This article originally appeared on VICE US
Before going to prison, Patricia Trimble didn’t know what it meant to be transgender. “In fact, for many years, I just introduced myself as, ‘OK, I'm a gay man,’ because that's all I knew,” she said over the phone from Jefferson City Correctional Center, a maximum security prison in Missouri’s capital.
In 2015, Trimble, who is serving a life sentence for murder, was assaulted by another inmate in her unit, she said. While trying to get herself separated from her assaulter, she started writing letters to every LGBTQ organization for which she could find an address, asking for help in advocating for herself. None could help her relocate, but one did send her a pamphlet called “Still We Rise.” That’s where she first read the definition for “gender dysphoria.” As Trimble recalls, “I'm reading that, and I'm like ‘my God... that explains my life.’"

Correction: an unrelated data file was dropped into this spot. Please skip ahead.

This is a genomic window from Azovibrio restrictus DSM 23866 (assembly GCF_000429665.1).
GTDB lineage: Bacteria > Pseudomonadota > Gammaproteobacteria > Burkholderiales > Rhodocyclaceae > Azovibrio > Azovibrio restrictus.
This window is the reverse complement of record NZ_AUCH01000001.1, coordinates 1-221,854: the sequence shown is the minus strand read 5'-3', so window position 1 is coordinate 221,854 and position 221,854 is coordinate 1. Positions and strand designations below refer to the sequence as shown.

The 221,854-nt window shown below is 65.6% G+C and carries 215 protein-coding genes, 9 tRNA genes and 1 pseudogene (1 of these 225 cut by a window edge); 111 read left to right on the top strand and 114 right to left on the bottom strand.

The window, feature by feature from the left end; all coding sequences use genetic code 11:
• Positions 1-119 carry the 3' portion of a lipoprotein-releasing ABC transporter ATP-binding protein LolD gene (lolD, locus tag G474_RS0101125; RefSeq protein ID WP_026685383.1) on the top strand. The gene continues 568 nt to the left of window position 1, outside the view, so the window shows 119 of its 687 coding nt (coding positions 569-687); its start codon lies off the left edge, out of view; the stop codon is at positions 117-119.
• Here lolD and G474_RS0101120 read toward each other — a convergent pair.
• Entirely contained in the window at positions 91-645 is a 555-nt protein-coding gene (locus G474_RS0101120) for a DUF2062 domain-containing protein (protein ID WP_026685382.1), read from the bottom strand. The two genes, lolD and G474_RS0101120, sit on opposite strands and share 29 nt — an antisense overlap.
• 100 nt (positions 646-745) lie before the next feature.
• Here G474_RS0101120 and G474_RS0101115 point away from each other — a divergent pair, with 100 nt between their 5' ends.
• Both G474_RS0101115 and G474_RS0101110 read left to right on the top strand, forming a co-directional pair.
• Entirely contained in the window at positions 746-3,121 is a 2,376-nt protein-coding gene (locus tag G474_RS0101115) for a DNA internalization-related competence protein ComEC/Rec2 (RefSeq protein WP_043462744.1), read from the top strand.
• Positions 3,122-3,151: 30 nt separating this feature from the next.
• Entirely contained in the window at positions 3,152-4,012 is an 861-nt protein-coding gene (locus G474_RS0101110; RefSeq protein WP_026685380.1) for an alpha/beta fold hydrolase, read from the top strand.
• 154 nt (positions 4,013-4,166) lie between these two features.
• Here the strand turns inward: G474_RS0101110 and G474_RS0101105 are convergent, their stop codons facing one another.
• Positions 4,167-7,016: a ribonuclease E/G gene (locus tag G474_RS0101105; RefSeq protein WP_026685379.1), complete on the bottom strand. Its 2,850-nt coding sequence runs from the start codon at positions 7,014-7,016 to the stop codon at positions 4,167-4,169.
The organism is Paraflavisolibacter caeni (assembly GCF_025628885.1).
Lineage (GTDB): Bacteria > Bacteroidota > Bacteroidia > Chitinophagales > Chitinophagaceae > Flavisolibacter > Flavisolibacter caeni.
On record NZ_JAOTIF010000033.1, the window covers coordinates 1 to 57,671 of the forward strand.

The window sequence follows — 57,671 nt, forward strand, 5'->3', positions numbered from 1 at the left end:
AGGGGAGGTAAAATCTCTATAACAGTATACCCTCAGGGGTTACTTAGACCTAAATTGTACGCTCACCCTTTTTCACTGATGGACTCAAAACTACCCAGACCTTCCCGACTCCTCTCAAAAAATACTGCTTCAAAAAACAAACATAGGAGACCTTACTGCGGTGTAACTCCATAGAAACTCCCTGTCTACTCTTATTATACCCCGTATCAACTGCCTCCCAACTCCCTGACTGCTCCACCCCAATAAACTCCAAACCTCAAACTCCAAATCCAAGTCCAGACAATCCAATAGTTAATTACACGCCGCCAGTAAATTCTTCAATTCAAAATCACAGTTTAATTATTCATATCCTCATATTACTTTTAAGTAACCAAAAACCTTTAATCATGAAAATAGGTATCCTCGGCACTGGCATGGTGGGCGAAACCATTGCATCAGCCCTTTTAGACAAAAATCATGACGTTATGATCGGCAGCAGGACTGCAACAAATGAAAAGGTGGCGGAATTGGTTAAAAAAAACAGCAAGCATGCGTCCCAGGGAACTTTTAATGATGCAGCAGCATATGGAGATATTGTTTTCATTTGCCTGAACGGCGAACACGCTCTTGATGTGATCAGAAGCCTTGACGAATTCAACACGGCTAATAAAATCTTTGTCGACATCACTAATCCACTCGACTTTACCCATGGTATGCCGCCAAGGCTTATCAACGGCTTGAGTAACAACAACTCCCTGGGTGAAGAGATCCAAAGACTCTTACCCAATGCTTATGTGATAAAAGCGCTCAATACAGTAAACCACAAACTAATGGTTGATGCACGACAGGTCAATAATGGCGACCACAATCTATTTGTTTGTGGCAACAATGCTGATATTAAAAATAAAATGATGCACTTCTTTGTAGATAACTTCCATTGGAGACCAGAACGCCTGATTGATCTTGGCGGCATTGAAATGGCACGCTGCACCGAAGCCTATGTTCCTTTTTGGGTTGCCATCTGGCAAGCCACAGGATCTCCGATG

In visits with her psychiatrist, Trimble pushed for a diagnosis, which she finally got in 2016, but it wasn’t until last year that she was given a prescription to Estradiol and testosterone blockers. Until recently, a “freeze frame” policy in Missouri made it impossible for anyone in the state’s prisons to start hormone therapy unless they’d been on it before starting to serve their sentence.
“You have a bunch of psychologists and therapists talking to us that really have no clue, so we kind of have to educate one another.”
After a lifetime spent in the dark about the reality of gender dysphoria, Trimble, now 59, answers more questions than she asks. On a typical day, she gets up at 5 A.M. and does her make-up—before recent policy changes allowed cosmetics in, she’d make it herself with hot water and Crayola pencils. She skips breakfast in favor of a few cups of coffee, and, with the morning news playing on the TV in her cell, looks through her mail.